FREQUENTLY ASKED QUESTIONS

Q:  How should I conduct myself when I am stopped by a law enforcement officer?

A:  First and foremost, be polite and cooperative.  Remember, officers put their lives on the line everytime they stop a driver; all of whom are strangers to the officer.  


Q:  Is it a good idea to speak to a law enforcement officer, especially if I am innocent; and want to be cooperative?

A:  My earnest advice, after 30 years of defending adults and juveniles accused of crimes from murder to disturbing the peace, is to exercise your Miranda Rights and remain silent.  This cannot be emphasized enough!!  A high percentage of cases which I have been involved in would not have been filed or prosecuted if the suspect had remained silent.


Q:  Is it possible for my traffic citation to get dismissed on a technicality? 

A:  Yes.  You should really inspect the contents of the citation.  Although officers are trained and experience, they are also human and make mistakes.  Depending on the type of error(s), you may have enough ammunition to obtain a dismissal.  DO NOT discuss anything you may have noticed is an error with the officer; he could make corrections to your citation right before your very eyes; otherwise the officer would be required by law to send you proof of any corrections he/she makes prior to your court hearing.  Remember, as a defendant, you have a right to the benefit of any reasonable doubt!





Please check back periodically for additions to this FAQ section...thank you.


WORDS TO THE WISE - CLEARING UP MYTHS INCIDENT 
TO AN ARREST or DETENTION

1.  A law enforcement officer does not have to read a person their Miranda Rights unless and until that individual has been deprived of their freedom (in a significant way).

2.  Miranda Rights only have to be read to an individual prior to questioning.  The bottom line:  Answers can only be used in a court of law as evidence against a person if he/she receives their Miranda Rights.

3.  Anything said to the police spontaneously (unsolicited - i.e. an excited utterance) before they have an opportunity to read a person their rights, CAN BE USED against that person in court.  Also, if police question a person preliminarily (i.e. - referring to a recent robbery, and that individual replies saying something along the lines of "I know one of the robbers"), those words may come back to haunt them.

4.  An individual should always exercise Fifth Amendment rights and refuse to answer any questions.  This is not considered as "interfering" with an officer or obstructing justice.  In other words, generally speaking, a person cannot be charged with a crime.  (Note:  Be aware of the offense of Loitering; a person may be charged with a crime if the officer has "probable cause" to believe, based upon one's actions, that individual may be a threat to public safety).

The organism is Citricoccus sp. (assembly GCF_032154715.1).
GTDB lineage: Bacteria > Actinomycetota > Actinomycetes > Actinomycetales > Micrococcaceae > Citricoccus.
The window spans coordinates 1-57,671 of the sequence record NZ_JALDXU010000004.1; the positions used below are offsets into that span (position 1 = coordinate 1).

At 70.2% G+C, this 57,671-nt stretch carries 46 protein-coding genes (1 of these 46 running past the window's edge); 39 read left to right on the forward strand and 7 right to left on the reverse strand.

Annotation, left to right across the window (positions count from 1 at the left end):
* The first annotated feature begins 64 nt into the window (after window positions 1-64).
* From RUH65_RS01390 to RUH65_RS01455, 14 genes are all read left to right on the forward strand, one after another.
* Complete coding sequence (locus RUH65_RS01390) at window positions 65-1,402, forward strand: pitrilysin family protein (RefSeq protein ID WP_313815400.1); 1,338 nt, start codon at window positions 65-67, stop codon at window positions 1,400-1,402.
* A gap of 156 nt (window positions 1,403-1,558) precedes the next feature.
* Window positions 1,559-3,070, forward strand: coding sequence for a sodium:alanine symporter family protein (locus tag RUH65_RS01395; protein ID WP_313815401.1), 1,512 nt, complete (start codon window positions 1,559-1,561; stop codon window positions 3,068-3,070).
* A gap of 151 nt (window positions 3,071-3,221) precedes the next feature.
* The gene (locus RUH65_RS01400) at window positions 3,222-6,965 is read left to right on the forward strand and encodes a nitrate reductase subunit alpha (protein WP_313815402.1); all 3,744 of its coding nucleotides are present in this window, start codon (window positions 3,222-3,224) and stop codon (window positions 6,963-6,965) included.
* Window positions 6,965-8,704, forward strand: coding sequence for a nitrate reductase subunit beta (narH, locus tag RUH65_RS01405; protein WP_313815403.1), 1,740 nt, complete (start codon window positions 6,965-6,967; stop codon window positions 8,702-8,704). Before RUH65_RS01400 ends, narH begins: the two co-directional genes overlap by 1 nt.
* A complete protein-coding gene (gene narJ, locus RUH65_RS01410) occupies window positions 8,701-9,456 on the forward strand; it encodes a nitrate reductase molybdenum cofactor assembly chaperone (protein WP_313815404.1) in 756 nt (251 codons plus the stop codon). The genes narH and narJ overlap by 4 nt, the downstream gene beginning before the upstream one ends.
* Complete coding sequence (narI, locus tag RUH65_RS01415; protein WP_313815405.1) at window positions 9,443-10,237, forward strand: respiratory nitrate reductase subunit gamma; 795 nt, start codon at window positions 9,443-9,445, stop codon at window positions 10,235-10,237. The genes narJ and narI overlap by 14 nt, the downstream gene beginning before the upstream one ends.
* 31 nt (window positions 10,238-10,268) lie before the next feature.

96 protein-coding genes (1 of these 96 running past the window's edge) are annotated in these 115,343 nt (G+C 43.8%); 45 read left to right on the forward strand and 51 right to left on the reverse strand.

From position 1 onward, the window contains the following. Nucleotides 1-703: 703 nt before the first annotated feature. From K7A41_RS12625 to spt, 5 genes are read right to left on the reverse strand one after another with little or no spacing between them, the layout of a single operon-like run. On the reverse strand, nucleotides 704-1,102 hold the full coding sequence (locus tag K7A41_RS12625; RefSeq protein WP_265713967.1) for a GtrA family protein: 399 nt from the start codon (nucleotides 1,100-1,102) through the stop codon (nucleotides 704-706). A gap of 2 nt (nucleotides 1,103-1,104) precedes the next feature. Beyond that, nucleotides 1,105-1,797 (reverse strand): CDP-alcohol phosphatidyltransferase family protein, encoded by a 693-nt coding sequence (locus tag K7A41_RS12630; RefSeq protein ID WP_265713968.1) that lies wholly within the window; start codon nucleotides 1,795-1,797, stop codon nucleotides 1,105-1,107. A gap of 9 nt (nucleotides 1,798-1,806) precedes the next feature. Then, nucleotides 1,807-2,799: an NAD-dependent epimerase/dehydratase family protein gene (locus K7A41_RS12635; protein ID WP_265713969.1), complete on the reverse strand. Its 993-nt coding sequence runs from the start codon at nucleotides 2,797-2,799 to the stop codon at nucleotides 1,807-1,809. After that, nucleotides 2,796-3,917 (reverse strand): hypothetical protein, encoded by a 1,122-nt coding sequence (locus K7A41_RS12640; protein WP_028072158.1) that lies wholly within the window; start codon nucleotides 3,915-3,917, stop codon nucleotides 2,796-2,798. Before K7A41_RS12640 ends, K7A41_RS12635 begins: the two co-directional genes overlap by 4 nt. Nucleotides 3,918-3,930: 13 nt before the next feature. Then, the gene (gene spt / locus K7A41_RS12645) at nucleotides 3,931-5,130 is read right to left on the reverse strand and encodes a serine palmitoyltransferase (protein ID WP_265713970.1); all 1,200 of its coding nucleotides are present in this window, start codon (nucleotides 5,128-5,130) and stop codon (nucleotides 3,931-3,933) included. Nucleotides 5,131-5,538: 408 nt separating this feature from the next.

5.  Most importantly, whether or not someone is a "person of interest" or a "suspect," you should consult with an attorney and follow his or her advice!!

6.  When an individual is stopped for a traffic violation, although he/she may refuse to speak, they do need to be cooperative by supplying a driver's license, registration and insurance information.  Having a license to drive a motor vehicle is a privilege, and not a right!  A person may be facing a more serious offense if they fail to cooperate with law enforcement.

7.  The legal theory of Fruit of the Poisonous Tree:  The negative consequences to the prosecution is that any information received, illegally, CANNOT be used as evidence against a Defendant.  Also, evidence discovered by law enforcement as a result of illegally obtained information, is likewise, not admissible in court.

8.  Any statement given to law enforcement as a result of coercion or intimidation (and not given voluntarily), is also deemed to be inadmissible in a court of law.



I have been in practice for over 35 years, and have a very high success rate !  Please contact me today for a FREE case evaluation at (760) 326-5297 - Call Anytime !

Felicia Woods-Yates, 
Attorney at Law



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The information presented on this website should not be construed as legal advice as it is presented as information only.  Nor does viewing the information contained on this website form an attorney-client relationship.  There is no substitute for consulting with an attorney regarding the specific facts of a legal matter.  Please note that substantive law and procedure discussed on this website may have changed as a result of legislation, judicial interpretations or changes in administrative policies or procedures.

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